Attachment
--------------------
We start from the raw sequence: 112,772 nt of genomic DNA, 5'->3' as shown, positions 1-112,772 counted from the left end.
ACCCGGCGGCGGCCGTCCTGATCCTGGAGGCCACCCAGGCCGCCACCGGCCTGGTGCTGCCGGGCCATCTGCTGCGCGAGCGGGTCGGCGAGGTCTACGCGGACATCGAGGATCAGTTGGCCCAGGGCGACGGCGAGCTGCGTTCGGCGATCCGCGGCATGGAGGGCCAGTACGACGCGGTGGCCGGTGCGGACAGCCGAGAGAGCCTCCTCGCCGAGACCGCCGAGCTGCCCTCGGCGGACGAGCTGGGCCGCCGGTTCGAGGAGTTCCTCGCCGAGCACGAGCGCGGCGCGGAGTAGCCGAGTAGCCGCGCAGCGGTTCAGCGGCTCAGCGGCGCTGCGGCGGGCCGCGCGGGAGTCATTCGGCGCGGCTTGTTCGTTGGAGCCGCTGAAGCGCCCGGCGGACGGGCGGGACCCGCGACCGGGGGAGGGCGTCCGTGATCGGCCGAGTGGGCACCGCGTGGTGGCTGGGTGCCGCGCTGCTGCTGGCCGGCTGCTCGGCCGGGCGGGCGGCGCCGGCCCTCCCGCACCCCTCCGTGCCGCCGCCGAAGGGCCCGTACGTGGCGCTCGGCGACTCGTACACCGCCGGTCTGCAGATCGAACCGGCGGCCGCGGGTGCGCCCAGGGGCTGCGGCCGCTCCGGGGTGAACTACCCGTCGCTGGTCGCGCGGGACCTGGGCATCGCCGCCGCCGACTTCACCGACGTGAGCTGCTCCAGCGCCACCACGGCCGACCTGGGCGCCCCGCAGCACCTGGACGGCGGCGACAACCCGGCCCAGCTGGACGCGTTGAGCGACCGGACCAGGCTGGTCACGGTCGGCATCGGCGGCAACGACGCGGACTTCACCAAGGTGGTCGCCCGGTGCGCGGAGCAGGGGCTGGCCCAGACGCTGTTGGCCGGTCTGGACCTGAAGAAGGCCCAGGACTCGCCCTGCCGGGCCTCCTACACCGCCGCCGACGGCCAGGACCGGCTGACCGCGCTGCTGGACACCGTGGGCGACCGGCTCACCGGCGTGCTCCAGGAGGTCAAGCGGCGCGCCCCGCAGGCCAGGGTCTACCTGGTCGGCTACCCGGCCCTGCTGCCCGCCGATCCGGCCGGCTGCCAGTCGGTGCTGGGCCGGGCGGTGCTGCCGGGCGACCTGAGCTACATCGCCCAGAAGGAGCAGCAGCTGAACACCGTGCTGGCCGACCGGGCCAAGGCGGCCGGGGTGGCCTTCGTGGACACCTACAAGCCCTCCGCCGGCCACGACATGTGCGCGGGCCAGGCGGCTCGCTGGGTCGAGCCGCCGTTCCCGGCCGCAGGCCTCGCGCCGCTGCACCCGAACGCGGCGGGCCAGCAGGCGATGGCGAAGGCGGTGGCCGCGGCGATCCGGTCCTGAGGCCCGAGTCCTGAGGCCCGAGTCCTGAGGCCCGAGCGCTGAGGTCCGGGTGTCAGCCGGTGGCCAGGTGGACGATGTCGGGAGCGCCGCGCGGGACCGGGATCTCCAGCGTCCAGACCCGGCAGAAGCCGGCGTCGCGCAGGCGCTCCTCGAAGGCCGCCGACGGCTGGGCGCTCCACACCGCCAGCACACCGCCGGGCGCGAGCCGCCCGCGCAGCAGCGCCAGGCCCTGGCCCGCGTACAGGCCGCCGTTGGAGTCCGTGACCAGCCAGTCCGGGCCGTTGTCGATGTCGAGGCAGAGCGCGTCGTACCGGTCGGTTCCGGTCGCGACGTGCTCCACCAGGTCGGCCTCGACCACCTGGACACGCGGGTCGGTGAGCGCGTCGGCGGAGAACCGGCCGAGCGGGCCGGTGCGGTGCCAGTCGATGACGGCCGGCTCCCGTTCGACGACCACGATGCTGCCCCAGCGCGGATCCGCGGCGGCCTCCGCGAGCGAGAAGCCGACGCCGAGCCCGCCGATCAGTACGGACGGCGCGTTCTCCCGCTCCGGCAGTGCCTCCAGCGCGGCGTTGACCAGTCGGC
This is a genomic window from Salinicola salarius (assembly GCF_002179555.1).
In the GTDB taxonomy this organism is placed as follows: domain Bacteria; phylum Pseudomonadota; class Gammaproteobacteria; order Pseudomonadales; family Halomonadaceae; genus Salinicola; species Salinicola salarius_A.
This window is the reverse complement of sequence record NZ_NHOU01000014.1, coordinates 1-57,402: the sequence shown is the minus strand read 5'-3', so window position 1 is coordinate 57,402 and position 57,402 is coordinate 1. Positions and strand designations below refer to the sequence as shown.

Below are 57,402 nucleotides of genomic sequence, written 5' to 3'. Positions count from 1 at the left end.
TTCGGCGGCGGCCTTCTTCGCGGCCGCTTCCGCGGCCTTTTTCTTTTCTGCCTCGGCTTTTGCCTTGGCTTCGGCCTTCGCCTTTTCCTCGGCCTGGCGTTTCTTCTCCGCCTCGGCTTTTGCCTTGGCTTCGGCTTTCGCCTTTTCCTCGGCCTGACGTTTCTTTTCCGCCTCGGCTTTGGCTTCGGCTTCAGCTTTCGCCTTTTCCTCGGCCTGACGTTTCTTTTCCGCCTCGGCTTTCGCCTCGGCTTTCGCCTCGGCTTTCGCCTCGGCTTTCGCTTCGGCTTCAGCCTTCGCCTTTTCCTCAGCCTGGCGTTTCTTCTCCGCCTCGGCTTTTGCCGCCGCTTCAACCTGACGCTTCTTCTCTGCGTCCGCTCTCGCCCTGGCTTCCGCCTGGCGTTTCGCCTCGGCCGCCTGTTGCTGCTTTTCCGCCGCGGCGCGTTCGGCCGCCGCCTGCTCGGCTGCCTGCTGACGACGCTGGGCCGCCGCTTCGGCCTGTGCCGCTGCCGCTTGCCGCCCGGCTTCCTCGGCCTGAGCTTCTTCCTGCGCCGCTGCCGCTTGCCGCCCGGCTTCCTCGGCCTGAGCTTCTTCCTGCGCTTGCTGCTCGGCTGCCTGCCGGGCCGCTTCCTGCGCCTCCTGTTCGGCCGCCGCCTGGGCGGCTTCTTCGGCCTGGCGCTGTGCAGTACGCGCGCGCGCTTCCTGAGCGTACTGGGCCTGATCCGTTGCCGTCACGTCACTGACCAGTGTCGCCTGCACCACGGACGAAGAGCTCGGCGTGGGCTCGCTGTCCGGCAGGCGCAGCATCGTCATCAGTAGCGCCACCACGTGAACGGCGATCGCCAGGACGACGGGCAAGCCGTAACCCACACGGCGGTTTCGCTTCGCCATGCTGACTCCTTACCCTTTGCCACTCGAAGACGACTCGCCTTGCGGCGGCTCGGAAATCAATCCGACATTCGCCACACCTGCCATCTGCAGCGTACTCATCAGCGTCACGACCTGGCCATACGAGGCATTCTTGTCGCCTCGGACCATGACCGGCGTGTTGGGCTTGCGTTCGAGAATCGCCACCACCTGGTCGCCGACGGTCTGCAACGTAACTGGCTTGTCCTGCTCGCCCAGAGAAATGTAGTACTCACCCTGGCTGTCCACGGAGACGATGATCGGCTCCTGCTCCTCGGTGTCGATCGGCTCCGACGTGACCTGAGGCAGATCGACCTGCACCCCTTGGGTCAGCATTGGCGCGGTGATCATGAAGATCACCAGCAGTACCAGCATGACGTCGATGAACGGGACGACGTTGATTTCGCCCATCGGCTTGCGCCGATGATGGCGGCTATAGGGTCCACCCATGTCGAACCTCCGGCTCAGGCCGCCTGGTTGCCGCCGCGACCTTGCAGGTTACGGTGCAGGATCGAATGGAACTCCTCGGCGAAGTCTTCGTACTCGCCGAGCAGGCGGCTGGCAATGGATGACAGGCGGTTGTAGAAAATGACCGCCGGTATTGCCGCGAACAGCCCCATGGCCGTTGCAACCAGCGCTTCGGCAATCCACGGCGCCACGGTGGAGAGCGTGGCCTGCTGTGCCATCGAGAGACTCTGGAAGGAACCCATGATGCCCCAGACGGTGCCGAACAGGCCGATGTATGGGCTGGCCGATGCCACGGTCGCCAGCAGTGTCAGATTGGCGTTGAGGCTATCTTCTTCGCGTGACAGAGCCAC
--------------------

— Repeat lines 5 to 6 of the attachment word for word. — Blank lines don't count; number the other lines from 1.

This window is the reverse complement of sequence record NZ_NHOU01000014.1, coordinates 1-57,402: the sequence shown is the minus strand read 5'-3', so window position 1 is coordinate 57,402 and position 57,402 is coordinate 1. Positions and strand designations below refer to the sequence as shown.

Below are 57,402 nucleotides of genomic sequence, written 5' to 3'. Positions count from 1 at the left end.